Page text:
One of the greatest gifts of my early sobriety was when I first heard Bob Earll speak.
I was sitting at my friend Mike’s recording studio in Calistoga. Mike recorded and sold for money other 12 step program seminar tapes, and he played for me the first Bob Earll cassette I ever heard. Wow what frankness and honesty.
Getting to sobriety was slightly different for me than it was for most people. I started going to therapy before I got sober. The only reason I got sober was that my therapist said she would no longer see me if I was still drinking and using.
So I was dealing with issues in therapy that weren’t being talked about in the rooms of AA. This was 1987. So when I first heard Bob speak, I finally knew that I wasn’t alone. Some of my friends who I had gotten sober with were giving lip service to the family of origin issues that I was talking about in therapy, but most of them did not want to delve into them with any depth. I didn’t particularly want to either, but I didn’t have a choice. That’s what was coming up for me from my unconscious. I was forced to deal with them because I no longer had the medication that I had used to suppress them.
So when I heard Bob speak about the abuse that was perpetrated on him and how he had a hard time not projecting it out into everywhere else he went, I felt like I had a brother, or a father. He felt more like a brother because he didn’t act like he was anything different than the newcomer who just walked in the door. I think by the time I first heard him he had like 20 years of sobriety.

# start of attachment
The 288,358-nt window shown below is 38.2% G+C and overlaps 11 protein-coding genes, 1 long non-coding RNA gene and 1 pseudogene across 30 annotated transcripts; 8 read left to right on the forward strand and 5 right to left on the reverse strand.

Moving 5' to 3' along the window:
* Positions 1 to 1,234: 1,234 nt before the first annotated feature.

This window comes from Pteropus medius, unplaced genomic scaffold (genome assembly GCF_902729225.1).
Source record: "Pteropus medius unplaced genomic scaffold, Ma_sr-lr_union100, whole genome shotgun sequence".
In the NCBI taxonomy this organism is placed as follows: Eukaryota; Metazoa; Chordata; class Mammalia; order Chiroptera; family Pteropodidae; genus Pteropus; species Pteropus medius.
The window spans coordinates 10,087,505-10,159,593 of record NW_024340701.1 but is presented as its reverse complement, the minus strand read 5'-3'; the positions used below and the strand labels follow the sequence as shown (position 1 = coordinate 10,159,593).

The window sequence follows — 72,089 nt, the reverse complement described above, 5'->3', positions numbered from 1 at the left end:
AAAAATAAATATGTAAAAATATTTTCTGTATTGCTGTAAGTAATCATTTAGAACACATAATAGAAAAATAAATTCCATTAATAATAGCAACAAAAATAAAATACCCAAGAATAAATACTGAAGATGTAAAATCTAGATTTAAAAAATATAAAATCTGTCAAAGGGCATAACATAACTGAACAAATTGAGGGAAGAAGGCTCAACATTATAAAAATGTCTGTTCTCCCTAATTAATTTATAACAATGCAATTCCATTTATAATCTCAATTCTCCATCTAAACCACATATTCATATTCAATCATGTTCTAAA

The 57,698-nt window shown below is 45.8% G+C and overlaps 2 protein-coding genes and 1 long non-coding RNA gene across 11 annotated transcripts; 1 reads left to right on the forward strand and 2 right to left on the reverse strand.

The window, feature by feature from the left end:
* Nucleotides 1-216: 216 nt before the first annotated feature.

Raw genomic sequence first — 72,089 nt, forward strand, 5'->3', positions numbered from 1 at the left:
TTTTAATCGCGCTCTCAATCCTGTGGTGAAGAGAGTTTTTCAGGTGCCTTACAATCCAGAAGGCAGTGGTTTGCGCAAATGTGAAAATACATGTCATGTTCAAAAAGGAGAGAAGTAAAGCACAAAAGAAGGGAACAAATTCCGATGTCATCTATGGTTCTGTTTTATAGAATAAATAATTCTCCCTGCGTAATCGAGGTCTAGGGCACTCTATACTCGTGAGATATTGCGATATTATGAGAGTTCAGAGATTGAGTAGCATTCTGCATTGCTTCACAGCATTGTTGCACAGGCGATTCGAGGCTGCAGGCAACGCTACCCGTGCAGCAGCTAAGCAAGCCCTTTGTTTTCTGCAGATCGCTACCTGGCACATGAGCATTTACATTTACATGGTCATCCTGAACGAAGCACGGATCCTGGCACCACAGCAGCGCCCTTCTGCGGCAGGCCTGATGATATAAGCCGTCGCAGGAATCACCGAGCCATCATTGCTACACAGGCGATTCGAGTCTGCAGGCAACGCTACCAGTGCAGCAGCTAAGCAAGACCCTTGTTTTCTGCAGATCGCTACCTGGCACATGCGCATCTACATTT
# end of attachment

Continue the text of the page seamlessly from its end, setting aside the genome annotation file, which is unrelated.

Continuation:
So the quote that I used to open this post is the motto that I am working towards living by more every day. It is not easy when you live a life of hiding and not telling the truth all the time to tell the truth.
When you tell me your truth then I have permission, whether consciously or unconsciously, to pursue mine. To go where I don’t want to go. I don’t particularly want to be almost 27 years sober and starting over again. That’s where I am. I cry as I say this.
But when I hear my dear friend from high school tell me that their children are having to go on drugs to make it through the day then I have a responsibility to try to do something to help them. I don’t know what it is and I don’t believe that I can do it, but I don’t have a choice anymore. My road has become so narrow that I can only do what I was put here to do or I will die.
There are many of my friends who have been sober for a long period of time who every day weigh the cost of continuing on because of the pain that they experience psychically. We can’t be the only ones who are struggling like this. It’s just easier for us to notice it because we have the commonality of “recovery.”
Quotes by Bob Earll. The talk which is quoted here is available at